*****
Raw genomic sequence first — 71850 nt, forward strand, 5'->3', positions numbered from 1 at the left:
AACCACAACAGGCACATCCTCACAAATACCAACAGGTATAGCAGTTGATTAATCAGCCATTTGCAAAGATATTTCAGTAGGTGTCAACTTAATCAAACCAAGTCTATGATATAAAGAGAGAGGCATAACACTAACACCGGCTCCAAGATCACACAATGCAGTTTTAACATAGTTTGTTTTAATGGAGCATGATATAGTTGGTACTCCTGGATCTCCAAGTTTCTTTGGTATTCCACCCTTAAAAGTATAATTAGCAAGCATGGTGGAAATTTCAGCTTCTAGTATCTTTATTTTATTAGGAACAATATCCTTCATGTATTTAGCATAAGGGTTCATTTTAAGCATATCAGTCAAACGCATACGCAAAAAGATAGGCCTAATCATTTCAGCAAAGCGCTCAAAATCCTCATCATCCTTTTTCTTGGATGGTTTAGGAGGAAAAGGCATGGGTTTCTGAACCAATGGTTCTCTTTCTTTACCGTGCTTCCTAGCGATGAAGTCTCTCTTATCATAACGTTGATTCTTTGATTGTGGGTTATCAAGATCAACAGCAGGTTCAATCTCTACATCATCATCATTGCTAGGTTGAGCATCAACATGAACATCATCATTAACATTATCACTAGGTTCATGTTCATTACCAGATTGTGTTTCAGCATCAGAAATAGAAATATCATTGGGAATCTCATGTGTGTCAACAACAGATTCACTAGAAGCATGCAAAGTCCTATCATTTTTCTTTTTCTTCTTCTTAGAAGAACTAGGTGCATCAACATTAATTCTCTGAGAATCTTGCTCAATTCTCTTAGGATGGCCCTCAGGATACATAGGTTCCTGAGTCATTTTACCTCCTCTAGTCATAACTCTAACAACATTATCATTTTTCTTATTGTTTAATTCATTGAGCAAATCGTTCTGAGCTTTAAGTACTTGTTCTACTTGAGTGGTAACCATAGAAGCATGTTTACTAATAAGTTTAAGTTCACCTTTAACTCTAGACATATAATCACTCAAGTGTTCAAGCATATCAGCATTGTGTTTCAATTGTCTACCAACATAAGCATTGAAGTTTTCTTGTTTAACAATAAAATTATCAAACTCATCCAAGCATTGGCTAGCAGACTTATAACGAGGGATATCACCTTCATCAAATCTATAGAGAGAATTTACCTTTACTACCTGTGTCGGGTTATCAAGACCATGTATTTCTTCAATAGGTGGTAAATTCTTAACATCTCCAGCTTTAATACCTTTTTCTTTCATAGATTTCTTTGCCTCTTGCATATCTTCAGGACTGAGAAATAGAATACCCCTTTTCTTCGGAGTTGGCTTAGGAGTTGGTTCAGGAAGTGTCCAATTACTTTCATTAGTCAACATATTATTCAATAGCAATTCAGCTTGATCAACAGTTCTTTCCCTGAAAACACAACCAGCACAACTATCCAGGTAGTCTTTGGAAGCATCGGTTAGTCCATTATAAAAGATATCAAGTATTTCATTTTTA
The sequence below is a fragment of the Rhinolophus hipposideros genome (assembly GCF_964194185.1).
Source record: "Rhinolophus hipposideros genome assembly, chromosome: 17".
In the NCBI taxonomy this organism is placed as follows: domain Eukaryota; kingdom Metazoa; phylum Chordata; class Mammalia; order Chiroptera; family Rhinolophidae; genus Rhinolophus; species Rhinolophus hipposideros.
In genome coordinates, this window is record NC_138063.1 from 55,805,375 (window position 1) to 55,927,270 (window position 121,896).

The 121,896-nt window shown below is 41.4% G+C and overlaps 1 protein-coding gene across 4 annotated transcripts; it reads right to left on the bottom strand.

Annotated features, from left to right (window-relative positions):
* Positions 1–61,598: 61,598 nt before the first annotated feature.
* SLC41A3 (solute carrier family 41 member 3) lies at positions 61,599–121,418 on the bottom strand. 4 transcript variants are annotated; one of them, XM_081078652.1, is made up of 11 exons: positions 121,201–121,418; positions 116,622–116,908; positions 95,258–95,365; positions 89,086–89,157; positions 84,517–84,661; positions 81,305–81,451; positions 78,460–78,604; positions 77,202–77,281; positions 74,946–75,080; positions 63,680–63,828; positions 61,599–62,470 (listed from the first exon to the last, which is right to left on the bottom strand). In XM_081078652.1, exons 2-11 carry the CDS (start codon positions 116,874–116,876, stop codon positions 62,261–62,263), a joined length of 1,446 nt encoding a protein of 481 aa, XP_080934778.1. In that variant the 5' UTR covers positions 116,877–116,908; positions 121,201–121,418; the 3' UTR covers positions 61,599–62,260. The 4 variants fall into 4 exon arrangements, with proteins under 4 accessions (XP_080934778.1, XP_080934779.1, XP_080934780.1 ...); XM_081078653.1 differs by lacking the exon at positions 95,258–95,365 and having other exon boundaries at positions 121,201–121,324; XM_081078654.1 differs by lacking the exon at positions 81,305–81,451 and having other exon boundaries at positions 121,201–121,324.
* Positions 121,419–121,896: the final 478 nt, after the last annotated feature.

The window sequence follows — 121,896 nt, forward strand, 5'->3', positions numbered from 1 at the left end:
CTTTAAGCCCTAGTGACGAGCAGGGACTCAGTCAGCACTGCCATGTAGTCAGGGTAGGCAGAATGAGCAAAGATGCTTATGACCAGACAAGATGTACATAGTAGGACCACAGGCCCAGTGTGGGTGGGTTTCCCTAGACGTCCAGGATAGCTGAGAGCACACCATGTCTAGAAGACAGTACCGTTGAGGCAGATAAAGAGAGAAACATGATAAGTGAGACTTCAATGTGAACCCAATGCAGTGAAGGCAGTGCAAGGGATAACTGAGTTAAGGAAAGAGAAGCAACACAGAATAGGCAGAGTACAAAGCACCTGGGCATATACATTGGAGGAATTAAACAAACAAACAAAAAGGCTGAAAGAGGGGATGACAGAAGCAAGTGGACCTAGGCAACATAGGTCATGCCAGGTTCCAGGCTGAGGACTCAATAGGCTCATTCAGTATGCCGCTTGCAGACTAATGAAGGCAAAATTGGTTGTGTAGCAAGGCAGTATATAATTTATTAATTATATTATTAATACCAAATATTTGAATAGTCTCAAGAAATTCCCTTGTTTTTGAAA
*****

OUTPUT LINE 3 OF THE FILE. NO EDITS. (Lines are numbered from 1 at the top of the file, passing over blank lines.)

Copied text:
The sequence below is a fragment of the Rhinolophus hipposideros genome (assembly GCF_964194185.1).